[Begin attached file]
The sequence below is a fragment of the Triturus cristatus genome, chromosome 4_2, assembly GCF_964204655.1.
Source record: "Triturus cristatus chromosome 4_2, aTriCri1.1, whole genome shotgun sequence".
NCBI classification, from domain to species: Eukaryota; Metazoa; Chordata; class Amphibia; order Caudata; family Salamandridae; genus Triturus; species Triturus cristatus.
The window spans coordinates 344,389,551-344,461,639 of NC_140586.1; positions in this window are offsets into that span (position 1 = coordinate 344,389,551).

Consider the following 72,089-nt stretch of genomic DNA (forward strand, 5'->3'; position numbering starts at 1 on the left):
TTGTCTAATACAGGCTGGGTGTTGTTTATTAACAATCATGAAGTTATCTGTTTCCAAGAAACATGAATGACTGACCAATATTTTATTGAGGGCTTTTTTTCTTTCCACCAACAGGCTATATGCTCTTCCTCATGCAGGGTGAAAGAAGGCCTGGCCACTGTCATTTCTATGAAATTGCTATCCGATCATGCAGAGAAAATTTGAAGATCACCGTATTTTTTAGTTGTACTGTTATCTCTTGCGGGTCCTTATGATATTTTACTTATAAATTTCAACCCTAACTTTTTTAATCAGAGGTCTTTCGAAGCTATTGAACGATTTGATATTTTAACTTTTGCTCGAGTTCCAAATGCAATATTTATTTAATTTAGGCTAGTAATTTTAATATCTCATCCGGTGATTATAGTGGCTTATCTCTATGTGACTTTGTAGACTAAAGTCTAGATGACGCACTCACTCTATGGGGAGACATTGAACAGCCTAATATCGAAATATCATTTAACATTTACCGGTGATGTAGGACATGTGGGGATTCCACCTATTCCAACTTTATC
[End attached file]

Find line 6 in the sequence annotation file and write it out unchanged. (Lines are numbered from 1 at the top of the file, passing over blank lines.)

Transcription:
TTGTCTAATACAGGCTGGGTGTTGTTTATTAACAATCATGAAGTTATCTGTTTCCAAGAAACATGAATGACTGACCAATATTTTATTGAGGGCTTTTTTTCTTTCCACCAACAGGCTATATGCTCTTCCTCATGCAGGGTGAAAGAAGGCCTGGCCACTGTCATTTCTATGAAATTGCTATCCGATCATGCAGAGAAAATTTGAAGATCACCGTATTTTTTAGTTGTACTGTTATCTCTTGCGGGTCCTTATGATATTTTACTTATAAATTTCAACCCTAACTTTTTTAATCAGAGGTCTTTCGAAGCTATTGAACGATTTGATATTTTAACTTTTGCTCGAGTTCCAAATGCAATATTTATTTAATTTAGGCTAGTAATTTTAATATCTCATCCGGTGATTATAGTGGCTTATCTCTATGTGACTTTGTAGACTAAAGTCTAGATGACGCACTCACTCTATGGGGAGACATTGAACAGCCTAATATCGAAATATCATTTAACATTTACCGGTGATGTAGGACATGTGGGGATTCCACCTATTCCAACTTTATC